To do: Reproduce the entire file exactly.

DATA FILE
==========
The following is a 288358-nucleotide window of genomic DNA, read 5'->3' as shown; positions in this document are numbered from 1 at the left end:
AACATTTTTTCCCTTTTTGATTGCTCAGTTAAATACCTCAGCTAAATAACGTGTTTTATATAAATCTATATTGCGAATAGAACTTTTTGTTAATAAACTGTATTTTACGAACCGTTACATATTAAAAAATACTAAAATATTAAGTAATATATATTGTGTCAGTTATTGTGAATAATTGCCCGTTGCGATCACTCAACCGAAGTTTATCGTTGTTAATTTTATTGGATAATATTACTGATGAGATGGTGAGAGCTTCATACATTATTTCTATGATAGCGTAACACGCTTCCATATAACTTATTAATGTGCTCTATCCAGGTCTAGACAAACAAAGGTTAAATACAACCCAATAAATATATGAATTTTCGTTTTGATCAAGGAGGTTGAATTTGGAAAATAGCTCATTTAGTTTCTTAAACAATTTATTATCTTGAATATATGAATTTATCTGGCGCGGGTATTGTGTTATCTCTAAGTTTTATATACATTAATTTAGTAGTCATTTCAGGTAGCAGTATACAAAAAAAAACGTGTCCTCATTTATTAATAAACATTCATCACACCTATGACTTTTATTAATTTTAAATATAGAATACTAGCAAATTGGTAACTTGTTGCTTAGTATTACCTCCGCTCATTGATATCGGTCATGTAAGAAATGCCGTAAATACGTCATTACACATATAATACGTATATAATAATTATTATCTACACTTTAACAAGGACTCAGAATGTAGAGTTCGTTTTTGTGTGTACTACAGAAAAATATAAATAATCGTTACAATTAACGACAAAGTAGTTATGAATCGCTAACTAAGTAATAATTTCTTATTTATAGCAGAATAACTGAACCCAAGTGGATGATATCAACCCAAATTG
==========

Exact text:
The following is a 288358-nucleotide window of genomic DNA, read 5'->3' as shown; positions in this document are numbered from 1 at the left end:
AACATTTTTTCCCTTTTTGATTGCTCAGTTAAATACCTCAGCTAAATAACGTGTTTTATATAAATCTATATTGCGAATAGAACTTTTTGTTAATAAACTGTATTTTACGAACCGTTACATATTAAAAAATACTAAAATATTAAGTAATATATATTGTGTCAGTTATTGTGAATAATTGCCCGTTGCGATCACTCAACCGAAGTTTATCGTTGTTAATTTTATTGGATAATATTACTGATGAGATGGTGAGAGCTTCATACATTATTTCTATGATAGCGTAACACGCTTCCATATAACTTATTAATGTGCTCTATCCAGGTCTAGACAAACAAAGGTTAAATACAACCCAATAAATATATGAATTTTCGTTTTGATCAAGGAGGTTGAATTTGGAAAATAGCTCATTTAGTTTCTTAAACAATTTATTATCTTGAATATATGAATTTATCTGGCGCGGGTATTGTGTTATCTCTAAGTTTTATATACATTAATTTAGTAGTCATTTCAGGTAGCAGTATACAAAAAAAAACGTGTCCTCATTTATTAATAAACATTCATCACACCTATGACTTTTATTAATTTTAAATATAGAATACTAGCAAATTGGTAACTTGTTGCTTAGTATTACCTCCGCTCATTGATATCGGTCATGTAAGAAATGCCGTAAATACGTCATTACACATATAATACGTATATAATAATTATTATCTACACTTTAACAAGGACTCAGAATGTAGAGTTCGTTTTTGTGTGTACTACAGAAAAATATAAATAATCGTTACAATTAACGACAAAGTAGTTATGAATCGCTAACTAAGTAATAATTTCTTATTTATAGCAGAATAACTGAACCCAAGTGGATGATATCAACCCAAATTG